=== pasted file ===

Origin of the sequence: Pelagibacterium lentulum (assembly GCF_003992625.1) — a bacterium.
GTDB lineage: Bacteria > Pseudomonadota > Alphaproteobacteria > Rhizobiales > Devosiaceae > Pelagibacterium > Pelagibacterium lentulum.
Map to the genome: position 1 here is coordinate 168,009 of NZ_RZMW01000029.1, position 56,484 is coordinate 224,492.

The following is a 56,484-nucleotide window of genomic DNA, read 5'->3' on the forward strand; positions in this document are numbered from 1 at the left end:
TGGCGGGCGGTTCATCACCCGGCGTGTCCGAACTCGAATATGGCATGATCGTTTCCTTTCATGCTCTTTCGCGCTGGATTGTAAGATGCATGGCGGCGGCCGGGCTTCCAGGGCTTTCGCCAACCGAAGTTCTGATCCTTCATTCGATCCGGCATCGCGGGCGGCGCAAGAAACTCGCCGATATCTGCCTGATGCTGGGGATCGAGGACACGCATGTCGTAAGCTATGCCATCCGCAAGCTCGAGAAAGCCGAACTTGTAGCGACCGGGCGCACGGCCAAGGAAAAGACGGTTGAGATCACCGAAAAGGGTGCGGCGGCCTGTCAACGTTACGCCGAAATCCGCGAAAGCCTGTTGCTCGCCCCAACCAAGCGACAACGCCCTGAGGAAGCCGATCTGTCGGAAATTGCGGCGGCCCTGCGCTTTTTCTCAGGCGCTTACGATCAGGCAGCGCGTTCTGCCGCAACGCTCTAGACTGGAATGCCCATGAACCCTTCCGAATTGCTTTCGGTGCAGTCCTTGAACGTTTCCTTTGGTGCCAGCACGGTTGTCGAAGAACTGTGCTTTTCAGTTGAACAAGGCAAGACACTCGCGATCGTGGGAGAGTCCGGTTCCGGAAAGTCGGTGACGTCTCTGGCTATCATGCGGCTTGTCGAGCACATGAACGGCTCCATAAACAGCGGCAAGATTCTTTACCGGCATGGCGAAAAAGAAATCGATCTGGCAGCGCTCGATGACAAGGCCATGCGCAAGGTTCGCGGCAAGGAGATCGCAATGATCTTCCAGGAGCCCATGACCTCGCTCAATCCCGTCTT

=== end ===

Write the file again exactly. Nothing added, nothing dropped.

Origin of the sequence: Pelagibacterium lentulum (assembly GCF_003992625.1) — a bacterium.
GTDB lineage: Bacteria > Pseudomonadota > Alphaproteobacteria > Rhizobiales > Devosiaceae > Pelagibacterium > Pelagibacterium lentulum.
Map to the genome: position 1 here is coordinate 168,009 of NZ_RZMW01000029.1, position 56,484 is coordinate 224,492.

The following is a 56,484-nucleotide window of genomic DNA, read 5'->3' on the forward strand; positions in this document are numbered from 1 at the left end:
TGGCGGGCGGTTCATCACCCGGCGTGTCCGAACTCGAATATGGCATGATCGTTTCCTTTCATGCTCTTTCGCGCTGGATTGTAAGATGCATGGCGGCGGCCGGGCTTCCAGGGCTTTCGCCAACCGAAGTTCTGATCCTTCATTCGATCCGGCATCGCGGGCGGCGCAAGAAACTCGCCGATATCTGCCTGATGCTGGGGATCGAGGACACGCATGTCGTAAGCTATGCCATCCGCAAGCTCGAGAAAGCCGAACTTGTAGCGACCGGGCGCACGGCCAAGGAAAAGACGGTTGAGATCACCGAAAAGGGTGCGGCGGCCTGTCAACGTTACGCCGAAATCCGCGAAAGCCTGTTGCTCGCCCCAACCAAGCGACAACGCCCTGAGGAAGCCGATCTGTCGGAAATTGCGGCGGCCCTGCGCTTTTTCTCAGGCGCTTACGATCAGGCAGCGCGTTCTGCCGCAACGCTCTAGACTGGAATGCCCATGAACCCTTCCGAATTGCTTTCGGTGCAGTCCTTGAACGTTTCCTTTGGTGCCAGCACGGTTGTCGAAGAACTGTGCTTTTCAGTTGAACAAGGCAAGACACTCGCGATCGTGGGAGAGTCCGGTTCCGGAAAGTCGGTGACGTCTCTGGCTATCATGCGGCTTGTCGAGCACATGAACGGCTCCATAAACAGCGGCAAGATTCTTTACCGGCATGGCGAAAAAGAAATCGATCTGGCAGCGCTCGATGACAAGGCCATGCGCAAGGTTCGCGGCAAGGAGATCGCAATGATCTTCCAGGAGCCCATGACCTCGCTCAATCCCGTCTT